Academic papers in Economics, with few exceptions, have titles that are best described as unappetising: ‘A Heteroskedasticity-Consistent Covariance Matrix Estimator and a Direct Test for Heteroskedasticity‘ zzzzzzzz. So I decided to give some of the most cited papers in Economics a clickbait make-over.* (I chose ten of the 100 most cited papers in Economics.) See if you can guess the paper – the link will take you to their respective Repec pages. And please add more ideas in the comments section.
When Michelle heard what her friends earned in New York, she decided to move there too. She never expected this to happen.
Daniel thought it was a great idea to buy insurance. Then he discovered this.
What is the recipe for economic growth? Finally, we have the answer.
His bank wouldn’t give him a loan. Then Joseph tried this.
My mother said to never trust an economist about the future. But sometimes – like this guy – they get it spectacularly right.
Mosquitoes killed millions of Europeans. This is what happened next.
One more reason to blame the French!
Janet Yellen takes her husband along when she wants to buy a second-hand car. Here’s why.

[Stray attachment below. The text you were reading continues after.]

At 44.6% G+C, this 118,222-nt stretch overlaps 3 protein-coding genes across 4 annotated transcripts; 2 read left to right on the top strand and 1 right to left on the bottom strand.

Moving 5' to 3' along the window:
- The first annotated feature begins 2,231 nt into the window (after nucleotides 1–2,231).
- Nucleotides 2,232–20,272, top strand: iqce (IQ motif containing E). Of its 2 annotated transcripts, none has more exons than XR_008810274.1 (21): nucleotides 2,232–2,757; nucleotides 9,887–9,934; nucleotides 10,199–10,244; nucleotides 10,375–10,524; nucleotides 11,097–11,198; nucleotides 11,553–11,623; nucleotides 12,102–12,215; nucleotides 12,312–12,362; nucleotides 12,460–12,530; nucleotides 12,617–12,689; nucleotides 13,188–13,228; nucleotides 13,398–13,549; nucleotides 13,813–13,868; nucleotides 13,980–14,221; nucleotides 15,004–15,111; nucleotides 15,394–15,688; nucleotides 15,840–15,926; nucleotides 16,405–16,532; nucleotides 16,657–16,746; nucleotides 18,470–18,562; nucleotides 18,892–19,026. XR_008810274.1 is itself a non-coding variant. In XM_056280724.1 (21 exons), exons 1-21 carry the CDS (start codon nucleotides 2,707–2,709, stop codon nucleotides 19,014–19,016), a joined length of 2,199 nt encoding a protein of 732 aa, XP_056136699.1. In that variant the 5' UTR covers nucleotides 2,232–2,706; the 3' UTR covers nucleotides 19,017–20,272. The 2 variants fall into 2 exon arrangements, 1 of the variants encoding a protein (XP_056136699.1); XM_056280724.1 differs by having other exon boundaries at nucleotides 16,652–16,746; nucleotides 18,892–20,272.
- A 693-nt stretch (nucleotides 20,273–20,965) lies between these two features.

This guy committed a crime. Here’s why he should not be punished for it.
I laughed so hard when I saw this guy confuse correlation and causation. He should’ve just read this!
Some popular book titles have also been clickbaited. And to those looking for some clickbait inspiration, you can randomly generate your own here.
I doubt that Economics papers will get sexier titles in the near future. But the clickbait movement, whether you like it or not, is here to stay and will perhaps force scholars to sell their papers more overtly. A little bit of clickbaitism might indeed be necessary to attract a larger (non-academic) audience, and help close the gap between the profession and the real world.
*I thank Waldo Krugell for this idea. He introduced a paper on the ‘Spatial persistence of South Africa in the twentieth century’ with a clickbait title – ‘South Africa implemented apartheid. You would never have guessed what happened next’.